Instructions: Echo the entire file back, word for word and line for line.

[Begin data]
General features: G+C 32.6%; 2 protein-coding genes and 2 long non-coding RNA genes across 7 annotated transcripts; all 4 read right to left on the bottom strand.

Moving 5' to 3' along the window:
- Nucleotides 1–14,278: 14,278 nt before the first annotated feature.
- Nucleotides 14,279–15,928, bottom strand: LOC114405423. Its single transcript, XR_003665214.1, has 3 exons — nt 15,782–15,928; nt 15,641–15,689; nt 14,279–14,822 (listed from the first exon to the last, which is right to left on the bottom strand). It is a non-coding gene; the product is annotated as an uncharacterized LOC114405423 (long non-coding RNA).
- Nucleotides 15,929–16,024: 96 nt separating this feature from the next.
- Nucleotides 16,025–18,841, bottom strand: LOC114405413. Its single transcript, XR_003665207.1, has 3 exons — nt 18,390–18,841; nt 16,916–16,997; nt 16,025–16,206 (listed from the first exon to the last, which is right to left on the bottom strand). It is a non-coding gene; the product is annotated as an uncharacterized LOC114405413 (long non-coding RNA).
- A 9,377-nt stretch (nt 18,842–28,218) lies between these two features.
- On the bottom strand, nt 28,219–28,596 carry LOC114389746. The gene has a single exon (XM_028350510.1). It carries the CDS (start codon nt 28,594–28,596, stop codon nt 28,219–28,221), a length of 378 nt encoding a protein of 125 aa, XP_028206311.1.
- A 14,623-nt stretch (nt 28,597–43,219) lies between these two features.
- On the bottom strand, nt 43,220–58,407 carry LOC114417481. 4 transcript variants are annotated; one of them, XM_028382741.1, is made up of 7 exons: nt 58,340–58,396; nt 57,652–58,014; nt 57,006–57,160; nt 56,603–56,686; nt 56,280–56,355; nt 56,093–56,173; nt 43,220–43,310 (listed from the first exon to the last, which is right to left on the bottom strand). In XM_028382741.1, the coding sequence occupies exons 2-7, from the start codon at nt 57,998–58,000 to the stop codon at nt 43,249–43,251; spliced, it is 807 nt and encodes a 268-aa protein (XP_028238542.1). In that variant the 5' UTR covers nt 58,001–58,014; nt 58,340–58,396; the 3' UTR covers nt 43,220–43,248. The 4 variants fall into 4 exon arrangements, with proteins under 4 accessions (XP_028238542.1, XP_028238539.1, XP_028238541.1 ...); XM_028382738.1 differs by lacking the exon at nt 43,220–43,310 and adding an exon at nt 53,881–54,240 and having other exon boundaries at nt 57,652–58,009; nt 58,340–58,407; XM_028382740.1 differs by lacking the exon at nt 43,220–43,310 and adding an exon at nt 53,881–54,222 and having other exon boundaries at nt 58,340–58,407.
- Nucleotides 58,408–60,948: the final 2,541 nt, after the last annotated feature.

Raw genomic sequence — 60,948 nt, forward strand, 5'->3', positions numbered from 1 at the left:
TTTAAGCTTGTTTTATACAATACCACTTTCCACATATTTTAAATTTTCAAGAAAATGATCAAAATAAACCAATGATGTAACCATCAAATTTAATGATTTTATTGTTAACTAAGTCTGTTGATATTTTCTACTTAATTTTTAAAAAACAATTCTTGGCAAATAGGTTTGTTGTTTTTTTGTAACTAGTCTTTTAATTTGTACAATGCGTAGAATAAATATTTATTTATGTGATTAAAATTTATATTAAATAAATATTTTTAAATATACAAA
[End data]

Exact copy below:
General features: G+C 32.6%; 2 protein-coding genes and 2 long non-coding RNA genes across 7 annotated transcripts; all 4 read right to left on the bottom strand.

Moving 5' to 3' along the window:
- Nucleotides 1–14,278: 14,278 nt before the first annotated feature.
- Nucleotides 14,279–15,928, bottom strand: LOC114405423. Its single transcript, XR_003665214.1, has 3 exons — nt 15,782–15,928; nt 15,641–15,689; nt 14,279–14,822 (listed from the first exon to the last, which is right to left on the bottom strand). It is a non-coding gene; the product is annotated as an uncharacterized LOC114405423 (long non-coding RNA).
- Nucleotides 15,929–16,024: 96 nt separating this feature from the next.
- Nucleotides 16,025–18,841, bottom strand: LOC114405413. Its single transcript, XR_003665207.1, has 3 exons — nt 18,390–18,841; nt 16,916–16,997; nt 16,025–16,206 (listed from the first exon to the last, which is right to left on the bottom strand). It is a non-coding gene; the product is annotated as an uncharacterized LOC114405413 (long non-coding RNA).
- A 9,377-nt stretch (nt 18,842–28,218) lies between these two features.
- On the bottom strand, nt 28,219–28,596 carry LOC114389746. The gene has a single exon (XM_028350510.1). It carries the CDS (start codon nt 28,594–28,596, stop codon nt 28,219–28,221), a length of 378 nt encoding a protein of 125 aa, XP_028206311.1.
- A 14,623-nt stretch (nt 28,597–43,219) lies between these two features.
- On the bottom strand, nt 43,220–58,407 carry LOC114417481. 4 transcript variants are annotated; one of them, XM_028382741.1, is made up of 7 exons: nt 58,340–58,396; nt 57,652–58,014; nt 57,006–57,160; nt 56,603–56,686; nt 56,280–56,355; nt 56,093–56,173; nt 43,220–43,310 (listed from the first exon to the last, which is right to left on the bottom strand). In XM_028382741.1, the coding sequence occupies exons 2-7, from the start codon at nt 57,998–58,000 to the stop codon at nt 43,249–43,251; spliced, it is 807 nt and encodes a 268-aa protein (XP_028238542.1). In that variant the 5' UTR covers nt 58,001–58,014; nt 58,340–58,396; the 3' UTR covers nt 43,220–43,248. The 4 variants fall into 4 exon arrangements, with proteins under 4 accessions (XP_028238542.1, XP_028238539.1, XP_028238541.1 ...); XM_028382738.1 differs by lacking the exon at nt 43,220–43,310 and adding an exon at nt 53,881–54,240 and having other exon boundaries at nt 57,652–58,009; nt 58,340–58,407; XM_028382740.1 differs by lacking the exon at nt 43,220–43,310 and adding an exon at nt 53,881–54,222 and having other exon boundaries at nt 58,340–58,407.
- Nucleotides 58,408–60,948: the final 2,541 nt, after the last annotated feature.

Raw genomic sequence — 60,948 nt, forward strand, 5'->3', positions numbered from 1 at the left:
TTTAAGCTTGTTTTATACAATACCACTTTCCACATATTTTAAATTTTCAAGAAAATGATCAAAATAAACCAATGATGTAACCATCAAATTTAATGATTTTATTGTTAACTAAGTCTGTTGATATTTTCTACTTAATTTTTAAAAAACAATTCTTGGCAAATAGGTTTGTTGTTTTTTTGTAACTAGTCTTTTAATTTGTACAATGCGTAGAATAAATATTTATTTATGTGATTAAAATTTATATTAAATAAATATTTTTAAATATACAAA